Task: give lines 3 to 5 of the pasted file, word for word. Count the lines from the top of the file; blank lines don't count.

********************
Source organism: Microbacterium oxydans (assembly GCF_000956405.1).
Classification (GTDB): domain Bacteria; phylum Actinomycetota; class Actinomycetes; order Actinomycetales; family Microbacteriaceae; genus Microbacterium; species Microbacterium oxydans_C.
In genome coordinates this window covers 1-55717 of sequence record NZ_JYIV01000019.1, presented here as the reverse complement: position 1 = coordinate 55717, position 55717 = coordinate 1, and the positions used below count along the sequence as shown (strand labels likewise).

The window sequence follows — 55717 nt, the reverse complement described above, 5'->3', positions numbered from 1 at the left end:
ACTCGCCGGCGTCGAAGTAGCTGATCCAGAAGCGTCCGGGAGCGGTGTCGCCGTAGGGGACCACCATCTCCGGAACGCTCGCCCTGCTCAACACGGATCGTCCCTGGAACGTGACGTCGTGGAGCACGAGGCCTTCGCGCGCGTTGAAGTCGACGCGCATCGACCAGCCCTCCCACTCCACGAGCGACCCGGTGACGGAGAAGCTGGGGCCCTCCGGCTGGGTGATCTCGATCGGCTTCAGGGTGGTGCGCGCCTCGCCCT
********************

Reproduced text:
In genome coordinates this window covers 1-55717 of sequence record NZ_JYIV01000019.1, presented here as the reverse complement: position 1 = coordinate 55717, position 55717 = coordinate 1, and the positions used below count along the sequence as shown (strand labels likewise).

The window sequence follows — 55717 nt, the reverse complement described above, 5'->3', positions numbered from 1 at the left end:
ACTCGCCGGCGTCGAAGTAGCTGATCCAGAAGCGTCCGGGAGCGGTGTCGCCGTAGGGGACCACCATCTCCGGAACGCTCGCCCTGCTCAACACGGATCGTCCCTGGAACGTGACGTCGTGGAGCACGAGGCCTTCGCGCGCGTTGAAGTCGACGCGCATCGACCAGCCCTCCCACTCCACGAGCGACCCGGTGACGGAGAAGCTGGGGCCCTCCGGCTGGGTGATCTCGATCGGCTTCAGGGTGGTGCGCGCCTCGCCCT